SB 1381, California's revived genetically engineered food labelling bill, has passed through the California Senate Judiciary Committee. As the bill has moved through the legislature since it was introduced in February 2014, various amendments have been introduced that could significantly affect the food industry. Perhaps the most noticeable change in the bill is an expansion of the enforcement provision.
The California Department of Toxic Substances Control (DTSC) has announced the products and chemicals to be evaluated under the state's Safer Chemical Product Regulations. The DTSC's announcement is the next major step in implementing its innovative Green Chemistry Programme, which seeks to regulate toxic chemicals in consumer products.
The Food and Drug Administration has proposed a rule allowing holders of abbreviated new drug applications to update product labelling to reflect newly acquired information related to drug safety, regardless of whether the revised label is different from the reference listed drug's label. The proposed rule will increase annual healthcare costs by $4 billion, according to a recent study.
In a decision with potentially far-reaching implications, three paint companies have been ordered to pay $1.15 billion to clean up lead paint in homes throughout California. The case has analogies to other unsuccessful attempts to expand the theory of liability for public nuisance, such as the state's previous allegations that auto manufacturers were responsible in tort for contributing to the public nuisance of climate change.
Since 2008 New Jersey law has effectively granted pharmaceutical manufacturers immunity from punitive damages claims. While New Jersey state courts continue to recognise and enforce that immunity, some recent federal court rulings have refused to follow New Jersey law, creating unnecessary inconsistency and uncertainty with respect to how New Jersey's punitive damages law should be applied.
The Food and Drug Administration has extended until March 13 2014 the comment period for Supplemental Applications Proposing Labelling Changes for Approved Drugs and Biological Products, its proposed rule which would allow generic manufacturers to strengthen warnings using 'changes being effected' supplements.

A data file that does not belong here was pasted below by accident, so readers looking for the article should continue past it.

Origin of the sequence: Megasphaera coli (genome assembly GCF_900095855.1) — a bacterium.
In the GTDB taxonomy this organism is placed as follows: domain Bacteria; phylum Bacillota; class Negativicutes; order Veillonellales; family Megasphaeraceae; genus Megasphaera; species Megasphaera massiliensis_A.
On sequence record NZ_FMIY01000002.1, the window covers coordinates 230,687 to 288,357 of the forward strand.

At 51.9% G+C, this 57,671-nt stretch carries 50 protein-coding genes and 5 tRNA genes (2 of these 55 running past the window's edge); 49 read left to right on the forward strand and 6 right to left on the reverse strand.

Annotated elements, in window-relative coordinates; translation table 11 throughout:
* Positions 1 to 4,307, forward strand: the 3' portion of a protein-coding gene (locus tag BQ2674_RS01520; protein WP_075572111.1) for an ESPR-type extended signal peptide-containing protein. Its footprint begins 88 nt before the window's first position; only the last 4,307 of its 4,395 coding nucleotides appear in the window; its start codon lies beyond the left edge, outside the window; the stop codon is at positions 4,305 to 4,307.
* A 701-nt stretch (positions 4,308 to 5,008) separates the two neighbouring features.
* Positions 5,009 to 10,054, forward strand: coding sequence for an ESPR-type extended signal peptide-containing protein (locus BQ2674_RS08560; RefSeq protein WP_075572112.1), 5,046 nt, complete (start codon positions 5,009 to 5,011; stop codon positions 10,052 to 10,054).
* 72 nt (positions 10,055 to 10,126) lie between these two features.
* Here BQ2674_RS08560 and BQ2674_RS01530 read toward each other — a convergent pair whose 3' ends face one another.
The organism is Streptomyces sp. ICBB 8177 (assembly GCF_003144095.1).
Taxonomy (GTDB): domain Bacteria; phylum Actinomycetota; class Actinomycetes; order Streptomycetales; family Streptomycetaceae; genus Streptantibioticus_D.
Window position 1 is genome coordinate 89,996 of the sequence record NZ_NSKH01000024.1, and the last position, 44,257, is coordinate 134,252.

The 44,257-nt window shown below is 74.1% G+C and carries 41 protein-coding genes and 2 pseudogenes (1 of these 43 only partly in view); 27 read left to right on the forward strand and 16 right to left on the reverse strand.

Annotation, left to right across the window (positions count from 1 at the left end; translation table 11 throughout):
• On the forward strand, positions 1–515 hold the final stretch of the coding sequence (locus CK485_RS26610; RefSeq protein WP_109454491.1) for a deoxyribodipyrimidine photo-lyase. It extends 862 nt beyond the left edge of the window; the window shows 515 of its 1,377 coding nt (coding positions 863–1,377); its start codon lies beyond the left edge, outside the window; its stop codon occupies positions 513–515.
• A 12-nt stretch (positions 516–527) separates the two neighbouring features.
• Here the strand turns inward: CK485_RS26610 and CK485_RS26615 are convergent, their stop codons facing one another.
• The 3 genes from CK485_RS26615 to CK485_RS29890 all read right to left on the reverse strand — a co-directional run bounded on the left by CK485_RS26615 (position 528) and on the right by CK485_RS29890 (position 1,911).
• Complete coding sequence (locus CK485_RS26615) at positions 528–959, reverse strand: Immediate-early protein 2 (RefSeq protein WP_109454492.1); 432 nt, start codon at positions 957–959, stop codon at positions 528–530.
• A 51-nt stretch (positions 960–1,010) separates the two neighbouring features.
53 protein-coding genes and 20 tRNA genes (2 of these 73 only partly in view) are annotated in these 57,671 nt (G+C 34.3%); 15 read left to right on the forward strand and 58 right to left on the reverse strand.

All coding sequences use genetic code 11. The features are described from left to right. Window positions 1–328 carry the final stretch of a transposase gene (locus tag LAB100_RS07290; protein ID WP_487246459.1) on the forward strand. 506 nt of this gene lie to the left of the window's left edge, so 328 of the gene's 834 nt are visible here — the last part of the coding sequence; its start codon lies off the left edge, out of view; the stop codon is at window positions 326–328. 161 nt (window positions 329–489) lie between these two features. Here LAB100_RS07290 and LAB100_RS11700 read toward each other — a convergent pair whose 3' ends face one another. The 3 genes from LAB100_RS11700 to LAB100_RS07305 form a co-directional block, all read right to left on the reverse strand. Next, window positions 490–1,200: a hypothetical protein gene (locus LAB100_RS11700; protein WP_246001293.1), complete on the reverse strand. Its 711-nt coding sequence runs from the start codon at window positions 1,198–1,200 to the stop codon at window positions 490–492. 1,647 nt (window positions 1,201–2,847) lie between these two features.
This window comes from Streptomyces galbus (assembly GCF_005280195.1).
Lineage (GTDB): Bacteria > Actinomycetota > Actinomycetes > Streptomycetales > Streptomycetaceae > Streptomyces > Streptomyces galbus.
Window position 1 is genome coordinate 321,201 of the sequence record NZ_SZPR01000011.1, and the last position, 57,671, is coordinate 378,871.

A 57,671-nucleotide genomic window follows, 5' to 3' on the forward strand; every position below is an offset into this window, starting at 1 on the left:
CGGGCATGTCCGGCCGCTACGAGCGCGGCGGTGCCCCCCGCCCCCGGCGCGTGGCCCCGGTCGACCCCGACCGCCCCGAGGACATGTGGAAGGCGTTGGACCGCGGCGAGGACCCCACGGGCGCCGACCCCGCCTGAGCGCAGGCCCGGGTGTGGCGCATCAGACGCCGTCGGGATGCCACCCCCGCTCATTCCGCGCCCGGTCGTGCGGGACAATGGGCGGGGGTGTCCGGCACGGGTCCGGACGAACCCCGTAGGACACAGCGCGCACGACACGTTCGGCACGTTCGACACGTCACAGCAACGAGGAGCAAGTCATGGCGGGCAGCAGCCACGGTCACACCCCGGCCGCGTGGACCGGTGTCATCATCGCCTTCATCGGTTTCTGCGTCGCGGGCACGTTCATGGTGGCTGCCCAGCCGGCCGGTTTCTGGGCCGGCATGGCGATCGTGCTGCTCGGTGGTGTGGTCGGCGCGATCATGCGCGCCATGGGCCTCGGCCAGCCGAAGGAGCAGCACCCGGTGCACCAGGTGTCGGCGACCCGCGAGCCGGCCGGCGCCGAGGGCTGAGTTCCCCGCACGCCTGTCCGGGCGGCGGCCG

The Food and Drug Administration (FDA) recently published a long-awaited proposed rule in the Federal Register in an effort to "create parity" between brand-name and generic manufacturers for their labelling obligations. Implementation of this rule will significantly impact the entire pharmaceutical industry, and as a result, patient safety. All affected parties are urged to submit comments to the FDA.
California's Safer Consumer Product Regulations recently became law. They require product manufacturers to examine whether they can replace existing chemical ingredients with safer alternatives. For many consumer product companies, the regulations will require major investments in compliance and changes to product design planning and supply chain management.
For the first time, the Consumer Product Safety Commission (CPSC) has attempted to hold an individual personally responsible for a company recall. In an equally unprecedented step, that individual has sued the CPSC. Product manufacturers should follow this case closely to learn whether the CPSC can force an individual to conduct a recall, and what options an individual might have in fighting its efforts.
Causation is frequently a dispositive issue in product liability and mass tort cases. 'Lone Pine' orders require plaintiffs to set forth their causation theory and support it with expert and other evidence early in the case. Lone Pine orders have been employed in a wide variety of personal injury, medical monitoring and property damage cases. However, they are underutilised and often not well understood.